By Lauren Waters
GREEN BAY – There’s definitely more to the 4-H Youth Program than simply bringing farm animals to the county fair.
The Brown County 4-H Program showed the public just a fraction of what it has to offer at an open house Saturday, Oct. 5, at its new location in the University of Wisconsin–Green Bay STEM Innovation Center.
Not only were attendees able to discover more about the current 4-H clubs and projects from members and local leaders, there were plenty of hands-on activities for the whole family.
For the younger children in kindergarten through second grade, Cloverbud group leader Sarah Vercauteren assisted kids with arts and crafts projects, including constructing four leaf clovers and animal puppets.
“The primary purpose of the 4-H Cloverbud program is to provide a welcoming and safe environment that promotes children’s healthy development mentally, emotionally, socially and physically,” she said. “This is represented in the 4-H’s head, heart, hands and health.”
Vercauteren said the Cloverbud meetings are held the last Monday of every month for one hour of fun, hands-on learning activities that are geared toward this age group.
“Our activity meetings are very relaxing, and every kid gets a chance to speak and be involved, plus use their creativity,” said Vercauteren. “I want to help these children grow into better 4-H members because there are so many great opportunities out there for them if they stay involved in the program.”
There were many other activities at the open house for attendees to participate in, such as powering a blender using a stationary bicycle, writing letters to the troops and creating confetti poppers out of rolls of cardboard and balloons.
The 4-H Tech Changemakers showed attendees some STEM-related activities, such as making lava lamps out of household items.
The group is made up of older 4-H members who are working with Microsoft to promote STEM education in Brown County.
“We are so much more than what people may think,” said Melinda Pollen, 4-H youth development educator. “We certainly do have animal projects and the traditional crops, soils and cooking, but we also have programs like robotics, engineering, mechanical sciences, computers and design.”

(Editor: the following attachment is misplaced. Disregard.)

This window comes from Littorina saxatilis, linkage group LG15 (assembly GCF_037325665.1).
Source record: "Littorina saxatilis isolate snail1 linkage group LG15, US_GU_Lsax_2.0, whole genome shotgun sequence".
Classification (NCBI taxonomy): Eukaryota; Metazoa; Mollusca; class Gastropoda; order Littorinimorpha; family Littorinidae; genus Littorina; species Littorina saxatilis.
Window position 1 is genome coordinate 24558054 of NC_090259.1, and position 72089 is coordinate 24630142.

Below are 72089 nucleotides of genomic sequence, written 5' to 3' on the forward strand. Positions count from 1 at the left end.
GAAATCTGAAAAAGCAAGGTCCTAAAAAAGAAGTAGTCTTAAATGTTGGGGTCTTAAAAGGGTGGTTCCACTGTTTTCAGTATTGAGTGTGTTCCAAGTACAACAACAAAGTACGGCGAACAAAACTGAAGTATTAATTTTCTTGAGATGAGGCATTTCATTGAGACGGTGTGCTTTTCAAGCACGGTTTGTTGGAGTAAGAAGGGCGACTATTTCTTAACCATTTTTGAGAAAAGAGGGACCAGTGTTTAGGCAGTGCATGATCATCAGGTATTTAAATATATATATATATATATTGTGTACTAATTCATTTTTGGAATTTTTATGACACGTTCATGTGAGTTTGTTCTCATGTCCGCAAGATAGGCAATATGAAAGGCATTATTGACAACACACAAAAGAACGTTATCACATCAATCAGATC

Pollen said the 4-H projects include teaching skills to help prepare youth for future jobs, such as communication, critical thinking, collaboration and creativity.
Growing the program and making further connections around the community will be more achievable with 4-H’s move to the STEM Innovation Center, she said.
“The new building location provides so many possibilities of partnership with UWGB – from college professors to students, as well as creating a new and exciting partnership with the Einstein Project,” said Pollen. “Being here on campus will also help us connect young learners to workforce development in a new and exciting way.”
4-H Coordinator Ben Hoppe said he’s excited about the move to the STEM building because it will allow for more space and flexibility for the expanding programming, including the technology-related fields.
“Our world utilizes STEM more and more with each passing day,” said Hoppe. “From designing apps to building with LEGOs, I hope people view 4-H as an organization that is adapting with a changing world.”
There will be robotic and coding classes taking place throughout the year, said Hoppe, as well as many other STEM-related camps in 2020.
4-H Youth Development is the nation’s largest empowerment organization for young people.
There are more than 500 members of 4-H in Brown County made up of 18 clubs and groups.
The program is open to all youth ages 5-19.
For more information on 4-H, visit browncountywi4h.org or call 920-391-4654.